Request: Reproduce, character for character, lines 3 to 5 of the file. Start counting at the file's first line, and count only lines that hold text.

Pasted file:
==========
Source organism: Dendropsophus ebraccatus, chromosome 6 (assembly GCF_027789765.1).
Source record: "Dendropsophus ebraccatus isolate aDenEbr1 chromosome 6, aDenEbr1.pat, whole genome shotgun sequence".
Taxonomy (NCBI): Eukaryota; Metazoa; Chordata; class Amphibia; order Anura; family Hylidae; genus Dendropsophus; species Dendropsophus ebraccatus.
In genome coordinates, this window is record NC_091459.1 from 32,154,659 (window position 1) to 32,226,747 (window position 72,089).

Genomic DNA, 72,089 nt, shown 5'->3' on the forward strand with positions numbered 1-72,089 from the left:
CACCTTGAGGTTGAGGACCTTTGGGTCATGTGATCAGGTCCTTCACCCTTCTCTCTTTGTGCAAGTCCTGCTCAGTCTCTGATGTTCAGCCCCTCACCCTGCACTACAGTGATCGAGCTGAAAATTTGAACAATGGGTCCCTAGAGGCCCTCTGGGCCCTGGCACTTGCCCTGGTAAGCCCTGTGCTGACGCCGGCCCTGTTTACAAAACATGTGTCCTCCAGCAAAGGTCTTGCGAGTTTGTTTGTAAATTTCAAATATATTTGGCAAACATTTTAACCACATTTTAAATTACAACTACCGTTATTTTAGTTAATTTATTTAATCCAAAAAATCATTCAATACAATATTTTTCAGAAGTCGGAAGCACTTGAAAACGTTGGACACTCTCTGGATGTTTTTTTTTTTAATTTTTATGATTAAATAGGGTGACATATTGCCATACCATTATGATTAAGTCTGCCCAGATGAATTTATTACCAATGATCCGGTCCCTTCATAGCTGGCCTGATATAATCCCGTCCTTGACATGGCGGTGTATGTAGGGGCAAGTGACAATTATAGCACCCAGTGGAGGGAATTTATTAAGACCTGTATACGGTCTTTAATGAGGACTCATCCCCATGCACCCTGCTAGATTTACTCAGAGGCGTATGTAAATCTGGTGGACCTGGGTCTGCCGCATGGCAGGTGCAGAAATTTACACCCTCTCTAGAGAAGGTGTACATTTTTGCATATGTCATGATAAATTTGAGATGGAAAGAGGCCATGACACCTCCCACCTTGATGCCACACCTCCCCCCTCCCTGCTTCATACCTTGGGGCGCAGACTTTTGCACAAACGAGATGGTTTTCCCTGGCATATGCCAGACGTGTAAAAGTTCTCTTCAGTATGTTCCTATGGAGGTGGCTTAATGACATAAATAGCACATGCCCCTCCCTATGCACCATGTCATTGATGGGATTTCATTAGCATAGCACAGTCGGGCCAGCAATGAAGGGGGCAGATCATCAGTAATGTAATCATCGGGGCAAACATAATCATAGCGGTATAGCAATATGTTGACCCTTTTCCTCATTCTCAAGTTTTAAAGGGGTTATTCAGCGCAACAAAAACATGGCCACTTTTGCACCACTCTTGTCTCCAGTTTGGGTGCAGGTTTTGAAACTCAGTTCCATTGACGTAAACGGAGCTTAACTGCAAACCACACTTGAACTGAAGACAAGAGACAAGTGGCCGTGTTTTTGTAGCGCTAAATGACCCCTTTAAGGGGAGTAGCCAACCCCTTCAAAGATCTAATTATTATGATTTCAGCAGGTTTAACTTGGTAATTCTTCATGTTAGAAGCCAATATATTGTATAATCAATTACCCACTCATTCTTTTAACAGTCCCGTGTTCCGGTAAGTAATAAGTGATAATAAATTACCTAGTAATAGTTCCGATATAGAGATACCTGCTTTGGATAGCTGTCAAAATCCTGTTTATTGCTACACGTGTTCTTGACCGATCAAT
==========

Taxonomy (NCBI): Eukaryota; Metazoa; Chordata; class Amphibia; order Anura; family Hylidae; genus Dendropsophus; species Dendropsophus ebraccatus.
In genome coordinates, this window is record NC_091459.1 from 32,154,659 (window position 1) to 32,226,747 (window position 72,089).

Genomic DNA, 72,089 nt, shown 5'->3' on the forward strand with positions numbered 1-72,089 from the left: